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Abstract JAMA CSF Biomarkers and Incipient Alzheimer Disease in Patients With Mild Cognitive Impairment Niklas Mattsson, MD; Henrik Zetterberg, MD, PhD; Oskar Hansson, MD, PhD; Niels Andreasen, MD, PhD; Lucilla Parnetti, MD, PhD; Michael Jonsson, MD; Sanna-Kaisa Herukka, PhD; Wiesje M. van der Flier, PhD; Marinus A. Blankenstein, PhD; Michael Ewers, PhD; Kenneth Rich, MD; Elmar Kaiser, MD; Marcel Verbeek, PhD; Magda Tsolaki, MD, PhD; Ezra Mulugeta, PhD; Erik Rosén, PhD; Dag Aarsland, MD, PhD; Pieter Jelle Visser, MD, PhD; Johannes Schröder, MD, PhD; Jan Marcusson, MD, PhD; Mony de Leon, MD, PhD; Harald Hampel, MD, PhD; Philip Scheltens, MD, PhD; Tuula Pirttilä, MD, PhD; Anders Wallin, MD, PhD; Maria Eriksdotter Jönhagen, MD; Lennart Minthon, MD, PhD; Bengt Winblad, MD, PhD; Kaj Blennow, MD, PhD Context: Small single-center studies have shown that cerebrospinal fluid (CSF) biomarkers may be useful to identify incipient Alzheimer disease (AD) in patients with mild cognitive impairment (MCI), but large-scale multicenter studies have not been conducted. Objective: To determine the diagnostic accuracy of CSF β-amyloid1-42 (Aβ42), total tau protein (T-tau), and tau phosphorylated at position threonine 181 (P-tau) for predicting incipient AD in patients with MCI. Design, Setting, and Participants: The study had 2 parts: a cross-sectional study involving patients with AD and controls to identify cut points, followed by a prospective cohort study involving patients with MCI, conducted 1990-2007. A total of 750 individuals with MCI, 529 with AD, and 304 controls were recruited by 12 centers in Europe and the United States. Individuals with MCI were followed up for at least 2 years or until symptoms had progressed to clinical dementia. Main Outcome Measures: Sensitivity, specificity, positive and negative likelihood ratios (LRs) of CSF Aβ42, T-tau, and P-tau for identifying incipient AD. Results: During follow-up, 271 participants with MCI were diagnosed with AD and 59 with other dementias. The Aβ42 assay in particular had considerable intersite variability. Patients who developed AD had lower median Aβ42 (356; range, 96-1075 ng/L) and higher P-tau (81; range, 15-183 ng/L) and T-tau (582; range, 83-2174 ng/L) levels than MCI patients who did not develop AD during follow-up (579; range, 121-1420 ng/L for Aβ42; 53; range, 15-163 ng/L for P-tau; and 294; range, 31-2483 ng/L for T-tau, P < .001). The area under the receiver operating characteristic curve was 0.78 (95% confidence interval [CI], 0.75-0.82) for Aβ42, 0.76 (95% CI, 0.72-0.80) for P-tau, and 0.79 (95% CI, 0.76-0.83) for T-tau. Cut-offs with sensitivity set to 85% were defined in the AD and control groups and tested in the MCI group, where the combination of Aβ42/P-tau ratio and T-tau identified incipient AD with a sensitivity of 83% (95% CI, 78%-88%), specificity 72% (95% CI, 68%-76%), positive LR, 3.0 (95% CI, 2.5-3.4), and negative LR, 0.24 (95% CI, 0.21-0.28). The positive predictive value was 62% and the negative predictive value was 88%. Conclusions: This multicenter study found that CSF Aβ42, T-tau, and P-tau identify incipient AD with good accuracy, but less accurately than reported from single-center studies. Intersite assay variability highlights a need for standardization of analytical techniques and clinical procedures. JAMA. 2009;302(4):385-393.. Numerous studies have now shown that cerebrospinal fluid (CSF) levels of β-amyloid 42 (Aβ42) are, on average, decreased in individuals with dementia of the Alzheimer type and that levels of total tau as well as phosphorylated forms of tau (phosphorylated at position threonine 181 [p-tau181] and 231 [p-tau231]) are increased compared with those in age-matched controls.1 In addition, studies have shown that these molecules alone, and to a greater extent when combined, are strongly predictive of the conversion of individuals with mild cognitive impairment (MCI) to dementia of the Alzheimer type.2 Interestingly and importantly, the same markers are also predictive of conversion from being cognitively normal to having MCI/very mild dementia.3-5 Because it is now clear that the pathology of Alzheimer disease (AD), including amyloid plaques, neurofibrillary tangles, neuronal and synaptic loss, and inflammation, begin accumulating in the brain for as long as 10 to 20 years prior to the onset of clinical signs and symptoms of AD, identification of antecedent biomarkers that are predictive of cognitive decline will be critical in identifying individuals for entry into clinical trials and ultimately for deciding who should receive disease-modifying treatments. Such strategies are likely essential, as the amount of brain injury in those with even MCI who have underlying AD pathology is already substantial.6-8 While it is clear that CSF Aβ42, tau, and p-tau are good diagnostic and prognostic markers for AD, most studies assessing these markers have been single site or relatively small. In a recent issue of JAMA, Mattsson and colleagues studied 750 individuals with MCI, 529 with AD, and 304 controls at 12 sites, all but one of which were in Europe. As in smaller, mostly single-site studies, the researchers found that CSF Aβ42, total tau, and p-tau181 were both alone, and to a greater extent together, predictive of conversion from MCI to AD. For example, the Aβ42:p-tau181 ratio identified those who converted from MCI to AD during a minimum of a 2-year period with a sensitivity of 83%, specificity of 72%, a positive likelihood ratio of 3.0, and a negative likelihood ratio of 0.24. These data, along with numerous other studies in the literature, confirm the biological relevance of these markers as well as their potential usefulness in identifying individuals for entry into clinical trials. However, there are hurdles to overcome before widespread clinical use of these assays will be a reality. First, it will be critical that disease-modifying treatments be identified. Once this is accomplished, the findings from Mattsson et al highlight several important technical and standardization issues that need to be addressed. For example, in the large study by Mattsson et al, the samples were stored for anywhere from 1 to 17 years prior to analysis. Some samples were frozen immediately after CSF was obtained, others not for 3 hours. While many archived samples were analyzed at 1 site, samples from 4 centers (n = 409) were not. A subset of these samples were assayed at a central site and then values were readjusted for intercenter variation, which in some cases was large. Some CSF samples were assessed with an enzyme-linked immunosorbent assay (Innotest), others were measured with Luminex x-MAP technology (Innogenetics, Zwijndrecht, Belgium). Values were adjusted to allow comparison between these tests. While these assays are both very sensitive and accurate, a previous study comparing these methods showed that total tau and p-tau181 correlated well on both the Innotest and x-MAP assays, whereas the correlation of Aβ42 measurements between assays was not nearly as strong.9 Thus, there are many possible reasons why the results from this multisite study revealed that CSF Aβ42, total tau, and p-tau were not quite as predictive of clinical progression as the results from previous single-site studies. It is very encouraging, however, that despite all these caveats, the results from the study were so overwhelmingly positive. As the authors suggest, there are several steps that need to be taken to standardize the measurements of these CSF markers if they are going to be used around the world, ultimately for clinical use. First, collection and storage procedures for CSF need to be uniform. Second, it would be useful if everyone used the same standardized assay along with appropriate external control programs to assist in standardization if all samples are not run at the same site. Recent efforts by the Alzheimer Disease Neuroimaging Initiative have begun to show the power of this approach for these markers.10 In addition, it seems likely that fluid and imaging biomarkers in addition to CSF Aβ42 and tau will be useful for the identification of individuals at high risk of developing AD. How these other markers and tests will be used will need to be carefully sorted out. It is exciting that certain CSF biomarkers are now established as having the potential to be powerful tools to assist in the quest for treatments and hopefully, in the not too distant future, prevention of AD. Correspondence: Dr Holtzman, Department of Neurology, Washington University School of Medicine, 660 S Euclid Ave, Box 8111, St Louis, MO 63110 (email@example.com). Financial Disclosure: Dr Holtzman is a cofounder of C2N Diagnostics LLC. References 1. Sunderland TLinker GMirza N et al. Decreased β-amyloid1-42 and increased tau levels in cerebrospinal fluid of patients with Alzheimer disease [erratum published in JAMA. 2007;298(13):1516]. JAMA 2003;289 (16) 2094- 2103PubMedGoogle ScholarCrossref 2. Hansson OZetterberg HBuchhave PLondos EBlennow KMinthon L Association between CSF biomarkers and incipient Alzheimer's disease in patients with mild cognitive impairment: a follow-up study. Lancet Neurol 2006;5 (3) 228- 234PubMedGoogle ScholarCrossref 3. Fagan AMRoe CMXiong CMintun MAMorris JCHoltzman DM Cerebrospinal fluid tau/β-amyloid42 ratio as a prediction of cognitive decline in nondemented older adults. Arch Neurol 2007;64 (3) 343- 349PubMedGoogle ScholarCrossref 4. Li GSokal IQuinn JF et al. CSF tau/Aβ42 ratio for increased risk of mild cognitive impairment: a follow-up study. Neurology 2007;69 (7) 631- 639PubMedGoogle ScholarCrossref 5. Gustafson DRSkoog IRosengren LZetterberg HBlennow K Cerebrospinal fluid β-amyloid 1-42 concentration may predict cognitive decline in older women. J Neurol Neurosurg Psychiatry 2007;78 (5) 461- 464PubMedGoogle ScholarCrossref 6. Morris JCPrice JL Pathologic correlates of nondemented aging, mild cognitive impairment, and early-stage Alzheimer's disease. J Mol Neurosci 2001;17 (2) 101- 118PubMedGoogle ScholarCrossref 7. Fagan AMHead DShah AR et al. Decreased cerebrospinal fluid Aβ42 correlates with brain atrophy in cognitively normal elderly. Ann Neurol 2009;65 (2) 176- 183PubMedGoogle ScholarCrossref 8. Fagan AMMintun MAMach RH et al. Inverse relation between in vivo amyloid imaging load and cerebrospinal fluid Aβ42 in humans. Ann Neurol 2006;59 (3) 512- 519PubMedGoogle ScholarCrossref 9. Olsson AVanderstichele HAndreasen N et al. Simultaneous measurement of β-amyloid(1-42), total tau, and phosphorylated tau (Thr181) in cerebrospinal fluid by the xMAP technology. Clin Chem 2005;51 (2) 336- 345PubMedGoogle ScholarCrossref 10. Shaw LMVanderstichele HKnapik-Czajka M et al. Alzheimer's Disease Neuroimaging Initiative, Cerebrospinal fluid biomarker signature in Alzheimer's disease neuroimaging initiative subjects. Ann Neurol 2009;65 (4) 403- 413PubMedGoogle ScholarCrossref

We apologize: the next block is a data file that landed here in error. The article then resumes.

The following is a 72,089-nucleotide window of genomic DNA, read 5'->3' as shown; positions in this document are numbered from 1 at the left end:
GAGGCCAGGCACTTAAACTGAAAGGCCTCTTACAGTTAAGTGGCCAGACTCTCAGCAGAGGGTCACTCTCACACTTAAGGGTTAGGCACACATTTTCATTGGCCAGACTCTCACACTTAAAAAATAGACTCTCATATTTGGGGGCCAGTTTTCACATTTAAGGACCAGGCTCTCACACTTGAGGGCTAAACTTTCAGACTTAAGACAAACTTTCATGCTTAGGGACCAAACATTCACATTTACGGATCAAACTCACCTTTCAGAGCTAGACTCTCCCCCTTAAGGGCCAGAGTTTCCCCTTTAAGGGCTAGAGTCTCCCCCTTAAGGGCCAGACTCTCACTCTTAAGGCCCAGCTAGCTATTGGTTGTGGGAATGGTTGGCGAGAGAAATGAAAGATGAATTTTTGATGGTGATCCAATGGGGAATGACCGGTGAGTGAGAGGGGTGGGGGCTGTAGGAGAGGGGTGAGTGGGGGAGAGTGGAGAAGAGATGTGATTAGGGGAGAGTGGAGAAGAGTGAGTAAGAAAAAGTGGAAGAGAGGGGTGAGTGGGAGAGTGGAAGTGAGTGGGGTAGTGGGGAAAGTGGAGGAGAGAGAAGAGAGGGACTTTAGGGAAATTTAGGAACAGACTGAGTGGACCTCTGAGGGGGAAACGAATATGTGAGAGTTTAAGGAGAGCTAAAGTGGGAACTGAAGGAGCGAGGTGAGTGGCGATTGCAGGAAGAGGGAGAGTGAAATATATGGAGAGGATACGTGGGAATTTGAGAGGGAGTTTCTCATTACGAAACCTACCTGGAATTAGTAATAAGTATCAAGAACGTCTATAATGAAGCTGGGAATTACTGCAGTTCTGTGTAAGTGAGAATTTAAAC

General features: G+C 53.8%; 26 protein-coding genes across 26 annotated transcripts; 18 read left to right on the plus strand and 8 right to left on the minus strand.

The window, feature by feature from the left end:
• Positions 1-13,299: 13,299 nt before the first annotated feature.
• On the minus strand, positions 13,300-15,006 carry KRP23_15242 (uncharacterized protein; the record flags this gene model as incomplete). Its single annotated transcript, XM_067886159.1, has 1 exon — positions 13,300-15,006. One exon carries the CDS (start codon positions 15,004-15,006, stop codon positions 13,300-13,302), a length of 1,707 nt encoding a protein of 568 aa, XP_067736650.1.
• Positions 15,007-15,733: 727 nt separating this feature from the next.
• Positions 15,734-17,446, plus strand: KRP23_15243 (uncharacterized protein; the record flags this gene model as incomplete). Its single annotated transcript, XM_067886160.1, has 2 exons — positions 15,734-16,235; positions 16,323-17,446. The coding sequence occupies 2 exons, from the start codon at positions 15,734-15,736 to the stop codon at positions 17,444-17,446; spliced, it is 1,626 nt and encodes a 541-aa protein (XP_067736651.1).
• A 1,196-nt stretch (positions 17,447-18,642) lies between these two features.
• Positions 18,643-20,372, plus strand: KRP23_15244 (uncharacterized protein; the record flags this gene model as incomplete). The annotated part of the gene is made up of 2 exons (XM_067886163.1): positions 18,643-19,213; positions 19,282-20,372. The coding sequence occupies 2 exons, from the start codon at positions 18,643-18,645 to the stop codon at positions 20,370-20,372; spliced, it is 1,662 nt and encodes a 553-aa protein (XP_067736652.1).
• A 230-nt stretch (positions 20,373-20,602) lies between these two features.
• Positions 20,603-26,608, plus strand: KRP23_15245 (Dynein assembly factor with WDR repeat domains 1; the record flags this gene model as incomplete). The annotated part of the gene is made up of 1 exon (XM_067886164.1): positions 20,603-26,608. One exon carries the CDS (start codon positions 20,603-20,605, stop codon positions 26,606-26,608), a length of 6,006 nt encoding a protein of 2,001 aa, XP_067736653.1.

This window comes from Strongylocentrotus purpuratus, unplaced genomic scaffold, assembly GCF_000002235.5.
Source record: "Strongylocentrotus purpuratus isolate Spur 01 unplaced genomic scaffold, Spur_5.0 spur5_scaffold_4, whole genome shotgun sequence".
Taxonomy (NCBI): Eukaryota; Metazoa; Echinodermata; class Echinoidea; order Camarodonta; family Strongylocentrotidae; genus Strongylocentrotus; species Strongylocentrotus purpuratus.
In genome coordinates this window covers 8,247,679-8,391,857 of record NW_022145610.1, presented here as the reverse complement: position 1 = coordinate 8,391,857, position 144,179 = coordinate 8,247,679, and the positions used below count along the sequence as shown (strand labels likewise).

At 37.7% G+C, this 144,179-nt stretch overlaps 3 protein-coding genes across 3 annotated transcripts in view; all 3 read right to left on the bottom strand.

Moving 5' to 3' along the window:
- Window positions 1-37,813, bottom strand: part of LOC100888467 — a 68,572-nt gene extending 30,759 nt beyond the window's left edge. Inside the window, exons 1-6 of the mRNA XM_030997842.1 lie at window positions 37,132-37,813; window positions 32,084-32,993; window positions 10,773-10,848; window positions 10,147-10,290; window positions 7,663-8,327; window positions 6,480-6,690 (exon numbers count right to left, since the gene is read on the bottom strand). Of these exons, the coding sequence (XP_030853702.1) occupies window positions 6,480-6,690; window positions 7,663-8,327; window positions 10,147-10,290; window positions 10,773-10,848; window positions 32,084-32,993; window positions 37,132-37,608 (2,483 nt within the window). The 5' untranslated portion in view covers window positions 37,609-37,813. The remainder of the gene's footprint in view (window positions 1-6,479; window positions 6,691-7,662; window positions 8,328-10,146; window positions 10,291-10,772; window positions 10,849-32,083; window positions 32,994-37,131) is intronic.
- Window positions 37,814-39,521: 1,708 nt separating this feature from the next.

Archives of Neurology – American Medical Association
Published: Dec 1, 2009